There was substantially no time lag between the addition of each ingredient. The can was sealed, shaken by hand for approximately one minute and then rolled for four hours at room temperature. The formulation was prepared at room temperature and no heating was required.

It is always considered best practice to steel grit blast or sand blast steel surfaces prior to zinc phosphatizing. All test specimens were steel grit blasted prior to zinc phosphatizing. Inasmuch as the formulation contains a relatively high percentage of solvent, it was necessary to dip each specimen three times in order to obtain a coating thickness of 0.0004 to 0.0007 inch. The dipping procedure was accomplished by suspending the specimen in the lubricant for a period of 5 seconds for each successive dip, removing it after each dip and allowing it to dry for ten minutes after each of the first two dips before proceeding with the next dip. After the final dip, the specimen was allowed to dry for one half hour followed by oven curing to bake the resin at 400 degrees Fahrenheit for one hour.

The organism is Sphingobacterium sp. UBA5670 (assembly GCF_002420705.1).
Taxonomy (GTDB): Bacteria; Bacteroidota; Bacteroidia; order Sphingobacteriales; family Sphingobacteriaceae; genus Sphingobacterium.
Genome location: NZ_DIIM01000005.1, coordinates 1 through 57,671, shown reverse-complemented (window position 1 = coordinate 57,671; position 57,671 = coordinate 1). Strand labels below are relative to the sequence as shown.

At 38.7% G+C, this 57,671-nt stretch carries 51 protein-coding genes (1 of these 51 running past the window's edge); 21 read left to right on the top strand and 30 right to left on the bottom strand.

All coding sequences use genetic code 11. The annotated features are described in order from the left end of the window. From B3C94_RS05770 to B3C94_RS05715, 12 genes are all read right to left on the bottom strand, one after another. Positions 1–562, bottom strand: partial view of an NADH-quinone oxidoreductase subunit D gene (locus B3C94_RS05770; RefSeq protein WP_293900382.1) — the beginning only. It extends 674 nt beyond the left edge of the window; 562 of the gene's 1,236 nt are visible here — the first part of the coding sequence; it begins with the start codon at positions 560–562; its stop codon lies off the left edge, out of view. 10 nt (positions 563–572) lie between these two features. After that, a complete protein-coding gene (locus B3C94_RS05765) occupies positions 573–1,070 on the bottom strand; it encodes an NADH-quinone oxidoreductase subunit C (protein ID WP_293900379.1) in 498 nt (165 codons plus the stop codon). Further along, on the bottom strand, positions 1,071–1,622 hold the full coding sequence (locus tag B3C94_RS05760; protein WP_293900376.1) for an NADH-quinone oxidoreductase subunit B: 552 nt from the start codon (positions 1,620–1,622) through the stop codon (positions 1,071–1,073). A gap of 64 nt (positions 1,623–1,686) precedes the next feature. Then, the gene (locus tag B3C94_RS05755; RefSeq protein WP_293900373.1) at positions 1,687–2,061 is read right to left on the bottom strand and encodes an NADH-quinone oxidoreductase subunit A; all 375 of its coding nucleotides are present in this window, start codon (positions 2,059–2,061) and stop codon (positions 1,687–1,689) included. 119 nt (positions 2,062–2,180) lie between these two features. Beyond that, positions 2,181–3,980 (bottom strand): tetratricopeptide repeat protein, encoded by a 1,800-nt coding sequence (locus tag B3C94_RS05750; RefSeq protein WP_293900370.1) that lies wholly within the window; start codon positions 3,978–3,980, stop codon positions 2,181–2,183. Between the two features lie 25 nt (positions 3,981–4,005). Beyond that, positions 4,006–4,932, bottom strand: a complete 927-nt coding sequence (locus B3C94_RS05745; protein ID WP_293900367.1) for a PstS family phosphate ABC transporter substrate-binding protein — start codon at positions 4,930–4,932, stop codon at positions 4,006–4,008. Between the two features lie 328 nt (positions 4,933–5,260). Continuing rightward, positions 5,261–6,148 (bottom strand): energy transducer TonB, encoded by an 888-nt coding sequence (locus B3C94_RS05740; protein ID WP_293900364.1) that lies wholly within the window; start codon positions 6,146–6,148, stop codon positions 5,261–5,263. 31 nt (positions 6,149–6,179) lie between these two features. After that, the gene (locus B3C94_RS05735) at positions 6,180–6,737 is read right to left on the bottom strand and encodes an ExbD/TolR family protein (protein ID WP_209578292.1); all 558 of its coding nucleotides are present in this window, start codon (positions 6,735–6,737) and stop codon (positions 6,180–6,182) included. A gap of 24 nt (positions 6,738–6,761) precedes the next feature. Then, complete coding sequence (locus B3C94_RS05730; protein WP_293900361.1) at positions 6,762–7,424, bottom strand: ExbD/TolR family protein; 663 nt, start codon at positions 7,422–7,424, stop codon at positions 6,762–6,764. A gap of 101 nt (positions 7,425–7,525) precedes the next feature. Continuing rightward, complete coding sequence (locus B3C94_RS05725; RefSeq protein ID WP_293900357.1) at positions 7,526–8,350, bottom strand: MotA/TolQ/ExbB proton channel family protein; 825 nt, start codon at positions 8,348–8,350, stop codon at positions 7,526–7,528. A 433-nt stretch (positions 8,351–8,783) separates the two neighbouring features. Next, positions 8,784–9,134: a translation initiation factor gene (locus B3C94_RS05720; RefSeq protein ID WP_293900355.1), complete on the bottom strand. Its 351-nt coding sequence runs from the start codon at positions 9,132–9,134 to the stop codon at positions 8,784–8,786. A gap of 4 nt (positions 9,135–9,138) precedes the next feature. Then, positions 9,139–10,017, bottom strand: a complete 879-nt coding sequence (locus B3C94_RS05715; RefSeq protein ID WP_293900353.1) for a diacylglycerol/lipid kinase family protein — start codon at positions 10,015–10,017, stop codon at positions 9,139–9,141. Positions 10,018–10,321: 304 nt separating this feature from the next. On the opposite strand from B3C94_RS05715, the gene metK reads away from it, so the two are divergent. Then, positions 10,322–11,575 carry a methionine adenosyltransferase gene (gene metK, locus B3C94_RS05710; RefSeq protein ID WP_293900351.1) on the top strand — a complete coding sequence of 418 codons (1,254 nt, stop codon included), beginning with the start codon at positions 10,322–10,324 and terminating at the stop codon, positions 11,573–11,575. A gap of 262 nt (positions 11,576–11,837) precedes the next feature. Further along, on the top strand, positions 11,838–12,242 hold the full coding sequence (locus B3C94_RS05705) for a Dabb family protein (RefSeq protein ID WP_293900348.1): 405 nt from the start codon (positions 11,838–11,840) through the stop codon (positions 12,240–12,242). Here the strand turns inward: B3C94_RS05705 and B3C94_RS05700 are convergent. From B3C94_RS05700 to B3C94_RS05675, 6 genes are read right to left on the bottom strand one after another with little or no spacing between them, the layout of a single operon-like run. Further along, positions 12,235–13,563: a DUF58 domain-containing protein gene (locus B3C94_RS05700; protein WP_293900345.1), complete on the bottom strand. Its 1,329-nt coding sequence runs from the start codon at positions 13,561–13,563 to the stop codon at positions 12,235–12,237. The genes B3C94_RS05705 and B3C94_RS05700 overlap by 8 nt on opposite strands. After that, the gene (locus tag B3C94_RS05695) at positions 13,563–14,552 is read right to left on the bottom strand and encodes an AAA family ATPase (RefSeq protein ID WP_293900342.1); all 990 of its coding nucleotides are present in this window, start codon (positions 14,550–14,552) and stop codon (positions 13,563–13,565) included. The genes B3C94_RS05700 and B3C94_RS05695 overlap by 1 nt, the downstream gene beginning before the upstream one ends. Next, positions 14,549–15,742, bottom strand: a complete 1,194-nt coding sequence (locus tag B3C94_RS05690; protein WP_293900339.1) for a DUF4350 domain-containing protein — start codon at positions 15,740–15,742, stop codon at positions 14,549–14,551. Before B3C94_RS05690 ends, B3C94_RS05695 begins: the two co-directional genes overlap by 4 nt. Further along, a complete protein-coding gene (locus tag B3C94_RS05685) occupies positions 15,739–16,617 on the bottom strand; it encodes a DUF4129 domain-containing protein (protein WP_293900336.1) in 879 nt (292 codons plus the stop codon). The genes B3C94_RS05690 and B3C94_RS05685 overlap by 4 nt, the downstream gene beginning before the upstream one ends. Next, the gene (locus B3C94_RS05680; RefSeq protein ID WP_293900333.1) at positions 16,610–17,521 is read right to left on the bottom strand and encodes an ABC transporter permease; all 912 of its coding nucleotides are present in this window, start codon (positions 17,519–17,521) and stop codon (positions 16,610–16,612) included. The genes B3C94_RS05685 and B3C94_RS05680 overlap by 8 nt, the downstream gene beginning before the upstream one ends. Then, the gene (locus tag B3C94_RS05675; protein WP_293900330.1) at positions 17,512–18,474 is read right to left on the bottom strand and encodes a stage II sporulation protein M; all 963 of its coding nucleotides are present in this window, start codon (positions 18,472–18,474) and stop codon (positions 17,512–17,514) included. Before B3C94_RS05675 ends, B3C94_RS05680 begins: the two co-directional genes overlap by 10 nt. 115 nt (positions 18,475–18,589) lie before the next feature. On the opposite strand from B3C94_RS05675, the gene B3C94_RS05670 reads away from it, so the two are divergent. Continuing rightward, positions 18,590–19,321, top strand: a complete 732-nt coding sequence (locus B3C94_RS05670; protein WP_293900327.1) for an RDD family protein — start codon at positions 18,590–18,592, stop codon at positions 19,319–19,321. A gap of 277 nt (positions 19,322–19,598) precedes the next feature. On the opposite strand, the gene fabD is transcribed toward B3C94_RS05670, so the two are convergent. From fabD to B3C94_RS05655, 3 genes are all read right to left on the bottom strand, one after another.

Coatings provided in accordance with the above described formulations were tested and found to provide excellent wear life as well as corrosion protection when applied to zinc phosphatized steel as well as anodized and sealed aluminum. For this purpose, test specimens coated with these lubricants consisted of American Iron and Steel Institute, also referred to herein as AISI, C1020 steel panels /a x 2 x 3 inches for the salt spray cabinet exposure tests, and standard Falex test specimens for the wear tests. The Falex pins were made from A151 3135 steel hardened to Rockwell B87-90. The V-blocks were made from A181 1137 steel with a hardness of Rockwell C20.

In order to demonstrate the effectiveness of employing dibasic lead phosphite in the lubrication composition, specimens were tested using compositions made in accordance with the above described formulations and comparison made with a composition prepared in accordance with Example 2 set forth in applicants copendin g patent application identified above. The results of this comparison are as follows:

Falex Wear 20% Salt Life (in Spray (Hours minutes to failure) Example 2 of copending patent application dibasic lead phosphite) 365 24 Example 1 (above) 500 1'20 Ex unple 2 (above) 168 Example 3 (above) 375 168 It is a white crystalline solid with a molecular weight of 743, a specific gravity of 6.94 and a lead content of 90.8 percent.